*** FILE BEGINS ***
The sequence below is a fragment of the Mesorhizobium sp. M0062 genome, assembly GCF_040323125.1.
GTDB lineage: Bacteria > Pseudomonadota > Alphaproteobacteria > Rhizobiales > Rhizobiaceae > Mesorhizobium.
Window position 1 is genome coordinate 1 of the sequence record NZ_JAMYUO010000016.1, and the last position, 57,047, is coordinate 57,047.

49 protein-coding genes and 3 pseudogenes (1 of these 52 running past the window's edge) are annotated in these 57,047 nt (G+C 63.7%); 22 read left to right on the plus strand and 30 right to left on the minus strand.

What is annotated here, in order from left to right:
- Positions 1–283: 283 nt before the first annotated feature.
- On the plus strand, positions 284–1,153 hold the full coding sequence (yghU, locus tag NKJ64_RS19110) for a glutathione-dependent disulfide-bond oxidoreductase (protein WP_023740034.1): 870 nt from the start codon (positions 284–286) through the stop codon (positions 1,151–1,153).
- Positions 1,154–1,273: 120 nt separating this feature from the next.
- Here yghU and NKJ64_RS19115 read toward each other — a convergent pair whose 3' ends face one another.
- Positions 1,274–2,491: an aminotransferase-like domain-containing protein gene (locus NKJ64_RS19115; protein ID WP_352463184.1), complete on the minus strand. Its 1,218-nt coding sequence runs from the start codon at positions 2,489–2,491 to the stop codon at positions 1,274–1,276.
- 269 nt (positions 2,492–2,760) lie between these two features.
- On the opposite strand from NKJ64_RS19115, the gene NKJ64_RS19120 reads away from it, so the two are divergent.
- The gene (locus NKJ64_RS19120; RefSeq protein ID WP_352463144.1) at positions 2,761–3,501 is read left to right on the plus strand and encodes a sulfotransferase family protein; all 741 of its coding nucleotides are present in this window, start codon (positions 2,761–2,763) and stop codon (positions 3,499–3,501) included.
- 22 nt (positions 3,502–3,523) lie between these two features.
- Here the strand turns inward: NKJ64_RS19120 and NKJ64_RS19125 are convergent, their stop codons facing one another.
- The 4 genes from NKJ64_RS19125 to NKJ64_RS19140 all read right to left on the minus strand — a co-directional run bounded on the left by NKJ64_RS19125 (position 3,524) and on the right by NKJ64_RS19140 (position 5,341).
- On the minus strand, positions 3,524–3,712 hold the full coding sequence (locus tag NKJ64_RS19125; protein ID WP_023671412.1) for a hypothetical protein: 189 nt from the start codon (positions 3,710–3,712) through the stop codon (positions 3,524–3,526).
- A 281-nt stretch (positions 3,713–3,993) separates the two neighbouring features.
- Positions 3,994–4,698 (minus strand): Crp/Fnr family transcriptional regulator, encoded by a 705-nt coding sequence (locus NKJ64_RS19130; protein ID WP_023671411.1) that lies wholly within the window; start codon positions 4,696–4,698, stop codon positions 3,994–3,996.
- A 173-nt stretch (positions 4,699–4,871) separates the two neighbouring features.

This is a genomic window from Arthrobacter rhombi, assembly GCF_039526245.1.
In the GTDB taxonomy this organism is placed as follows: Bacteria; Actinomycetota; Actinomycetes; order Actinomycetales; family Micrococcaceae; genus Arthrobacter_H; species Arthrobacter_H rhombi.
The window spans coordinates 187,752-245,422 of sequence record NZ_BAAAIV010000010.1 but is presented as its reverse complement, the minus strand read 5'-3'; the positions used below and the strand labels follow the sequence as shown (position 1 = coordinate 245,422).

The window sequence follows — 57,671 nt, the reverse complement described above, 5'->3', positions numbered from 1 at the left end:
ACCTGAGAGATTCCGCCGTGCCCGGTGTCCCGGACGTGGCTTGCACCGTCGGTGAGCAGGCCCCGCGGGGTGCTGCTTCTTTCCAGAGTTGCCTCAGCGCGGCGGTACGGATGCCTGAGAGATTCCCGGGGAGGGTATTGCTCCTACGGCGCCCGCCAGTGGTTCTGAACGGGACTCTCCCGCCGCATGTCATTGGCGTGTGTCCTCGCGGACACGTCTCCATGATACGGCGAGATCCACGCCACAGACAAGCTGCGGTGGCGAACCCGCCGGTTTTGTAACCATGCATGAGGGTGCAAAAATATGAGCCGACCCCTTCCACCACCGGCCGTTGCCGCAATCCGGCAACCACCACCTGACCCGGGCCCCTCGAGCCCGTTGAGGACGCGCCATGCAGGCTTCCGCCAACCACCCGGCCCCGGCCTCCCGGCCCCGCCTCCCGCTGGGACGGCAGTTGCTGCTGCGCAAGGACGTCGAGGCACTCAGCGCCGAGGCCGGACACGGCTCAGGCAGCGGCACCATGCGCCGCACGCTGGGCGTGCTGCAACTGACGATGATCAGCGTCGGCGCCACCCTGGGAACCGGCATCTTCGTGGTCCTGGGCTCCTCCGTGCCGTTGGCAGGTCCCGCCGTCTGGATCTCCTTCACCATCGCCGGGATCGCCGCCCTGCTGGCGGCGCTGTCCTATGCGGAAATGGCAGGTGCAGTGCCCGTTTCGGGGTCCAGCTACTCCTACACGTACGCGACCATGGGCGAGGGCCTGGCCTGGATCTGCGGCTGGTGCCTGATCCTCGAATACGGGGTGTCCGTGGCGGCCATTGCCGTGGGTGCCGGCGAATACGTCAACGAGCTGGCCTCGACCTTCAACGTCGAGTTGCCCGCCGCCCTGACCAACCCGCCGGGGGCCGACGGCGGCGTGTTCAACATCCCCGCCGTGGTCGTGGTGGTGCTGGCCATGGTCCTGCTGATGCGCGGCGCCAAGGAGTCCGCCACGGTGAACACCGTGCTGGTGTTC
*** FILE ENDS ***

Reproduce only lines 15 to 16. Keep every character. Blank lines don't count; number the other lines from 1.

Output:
- Here the strand turns inward: NKJ64_RS19120 and NKJ64_RS19125 are convergent, their stop codons facing one another.
- The 4 genes from NKJ64_RS19125 to NKJ64_RS19140 all read right to left on the minus strand — a co-directional run bounded on the left by NKJ64_RS19125 (position 3,524) and on the right by NKJ64_RS19140 (position 5,341).